The London borough of Camden appears to have an adoration for our furry feline friends. As one explores the streets, numerous tributes and statues of cats become evident, etching their mark on the region’s rich tapestry.
Undoubtedly, the most famous feline tributes are the colossal cat statues adorning the entrance of Greater London House, an imposing Art Deco office building situated opposite Mornington Crescent underground station. This architectural marvel, inspired by the early 20th-century Egyptian Revival, mirrors the influence of Howard Carter’s discovery of Tutankhamun’s tomb in 1922 and the fascination with Egyptian themes in design that it sparked.
The building was initially known as the Carreras Building, a homage to the Paris Exhibition of 1925 and the fascination with Ancient Egypt presented in Hollywood films. The grand unveiling of this structure was nothing short of dramatic; a ceremony involving covering the nearby pavements with sand to mimic the Egyptian desert, a procession featuring cast members from a London production of Verdi’s Aida, actors in Ancient Egyptian attire, and a chariot race on Hampstead Road. The building, originally a cigarette factory, boasted the image of a black cat on its cigarette packets, earning it the local nickname of the ‘Black Cat factory’.
However, the iconic feline guardians were removed in 1959 when Carreras merged with Rothmans and relocated to a new factory in Essex. One cat was moved to Essex, the other exported to Jamaica, leaving the building cat-less. Over time, the factory fell into disrepair until it was converted into offices in 1961. Stripped of its Egyptian decoration to present a modernist appearance, it was renamed Greater London House. In 1996, the building was refurbished, reinstating around 80-90% of the original Art Deco features, including replicas of the celebrated cat statues. Since 2018, it has served as the headquarters for ASOS.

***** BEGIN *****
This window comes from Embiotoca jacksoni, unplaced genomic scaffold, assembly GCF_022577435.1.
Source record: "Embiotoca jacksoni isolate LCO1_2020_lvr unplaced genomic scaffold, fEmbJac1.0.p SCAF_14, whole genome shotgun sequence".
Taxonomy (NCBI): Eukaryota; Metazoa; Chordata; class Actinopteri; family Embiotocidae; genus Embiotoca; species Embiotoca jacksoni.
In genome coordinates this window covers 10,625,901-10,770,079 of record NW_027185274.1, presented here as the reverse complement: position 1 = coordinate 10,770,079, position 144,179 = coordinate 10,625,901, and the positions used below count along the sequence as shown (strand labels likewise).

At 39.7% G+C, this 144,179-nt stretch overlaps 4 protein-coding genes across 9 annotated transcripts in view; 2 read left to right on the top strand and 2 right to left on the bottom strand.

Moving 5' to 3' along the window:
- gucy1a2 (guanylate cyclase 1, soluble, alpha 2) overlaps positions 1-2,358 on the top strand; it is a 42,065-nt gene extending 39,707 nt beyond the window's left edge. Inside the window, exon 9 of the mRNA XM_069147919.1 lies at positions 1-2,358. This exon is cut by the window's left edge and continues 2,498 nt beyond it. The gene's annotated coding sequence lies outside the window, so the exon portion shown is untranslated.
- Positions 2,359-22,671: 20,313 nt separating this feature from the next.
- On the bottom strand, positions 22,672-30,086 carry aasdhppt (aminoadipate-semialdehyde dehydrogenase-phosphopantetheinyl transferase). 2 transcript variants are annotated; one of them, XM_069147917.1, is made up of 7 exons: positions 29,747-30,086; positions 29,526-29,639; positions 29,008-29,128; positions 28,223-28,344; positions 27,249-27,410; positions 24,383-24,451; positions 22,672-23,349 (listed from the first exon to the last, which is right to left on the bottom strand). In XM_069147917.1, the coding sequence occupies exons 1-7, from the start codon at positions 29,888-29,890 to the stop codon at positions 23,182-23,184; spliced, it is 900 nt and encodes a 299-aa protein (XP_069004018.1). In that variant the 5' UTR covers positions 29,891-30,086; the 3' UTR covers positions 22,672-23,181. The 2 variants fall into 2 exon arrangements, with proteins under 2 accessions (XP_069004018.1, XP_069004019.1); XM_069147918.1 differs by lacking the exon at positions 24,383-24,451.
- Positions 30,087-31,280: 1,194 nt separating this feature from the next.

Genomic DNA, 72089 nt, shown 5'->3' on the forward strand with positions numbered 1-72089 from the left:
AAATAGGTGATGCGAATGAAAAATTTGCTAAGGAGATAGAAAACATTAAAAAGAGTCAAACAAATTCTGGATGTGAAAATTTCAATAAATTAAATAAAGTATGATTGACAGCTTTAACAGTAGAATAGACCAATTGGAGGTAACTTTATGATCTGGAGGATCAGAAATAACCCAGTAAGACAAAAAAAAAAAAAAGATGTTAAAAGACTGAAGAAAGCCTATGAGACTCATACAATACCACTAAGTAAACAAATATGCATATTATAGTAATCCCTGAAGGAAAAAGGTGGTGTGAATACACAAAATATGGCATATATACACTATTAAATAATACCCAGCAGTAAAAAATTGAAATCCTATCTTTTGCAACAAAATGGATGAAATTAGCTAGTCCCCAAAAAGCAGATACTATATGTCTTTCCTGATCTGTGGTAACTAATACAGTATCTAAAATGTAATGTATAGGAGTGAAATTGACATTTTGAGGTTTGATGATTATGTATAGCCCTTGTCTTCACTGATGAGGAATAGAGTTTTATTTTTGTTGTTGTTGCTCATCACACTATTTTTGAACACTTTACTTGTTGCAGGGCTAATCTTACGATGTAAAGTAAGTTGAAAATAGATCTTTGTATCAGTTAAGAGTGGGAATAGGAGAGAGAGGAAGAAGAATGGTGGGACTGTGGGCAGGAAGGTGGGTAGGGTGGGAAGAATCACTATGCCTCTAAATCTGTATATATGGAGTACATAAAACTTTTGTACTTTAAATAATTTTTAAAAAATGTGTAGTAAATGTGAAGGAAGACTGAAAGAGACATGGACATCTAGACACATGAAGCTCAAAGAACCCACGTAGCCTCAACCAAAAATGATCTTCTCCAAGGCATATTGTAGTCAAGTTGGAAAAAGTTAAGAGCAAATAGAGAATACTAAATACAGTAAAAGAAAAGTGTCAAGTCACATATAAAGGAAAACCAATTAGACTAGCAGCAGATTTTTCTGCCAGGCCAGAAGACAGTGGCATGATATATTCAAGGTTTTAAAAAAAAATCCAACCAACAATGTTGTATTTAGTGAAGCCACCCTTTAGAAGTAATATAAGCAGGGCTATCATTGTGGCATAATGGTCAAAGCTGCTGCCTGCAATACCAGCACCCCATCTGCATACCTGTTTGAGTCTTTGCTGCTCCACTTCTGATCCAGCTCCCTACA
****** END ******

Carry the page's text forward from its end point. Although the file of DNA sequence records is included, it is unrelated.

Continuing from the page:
In the vicinity on Royal College Street, numerous cats and other animals decorate the railings of the Royal Veterinary College, guiding visitors to the Beaumont Sainsbury Animal Hospital, one of London’s oldest veterinary clinics established in 1932.
Tucked away in Queen Square, Bloomsbury, you can find a life-sized statue of a cat named Sam, an affectionate tribute to Patricia Penn, a local champion of community causes and cat lover. After being stolen in 2007, Sam was replaced in 2009, now secured with steel rods to his designated piece of wall.
Further clues to Camden’s love for cats can be seen in Tottenham Court Road at the Heals furniture store. Here, a cat’s playful sketch on the window hints at its role as the shop’s mascot. The store features a bronze cat statue presiding over the spiral staircase, symbolising the store’s mascot and a tribute to Sir Ambrose Heal’s influence on the store.
Camden’s most recent feline addition pays homage to Sir Matthew Flinders and includes his companion, Trim, positioned in front of Euston station. This black and white cat accompanied Flinders in mapping the coast of Australia in 1802, impressively learning to swim and showing an affinity for navigation. Their collective tributes, mostly in Australia, commemorate their three circumnavigations of Australia and one of the world.
Maggie’s Magical Bloomsbury walk starts at the statue of Trim (outside Euston station) as cats have always had connections with the magical.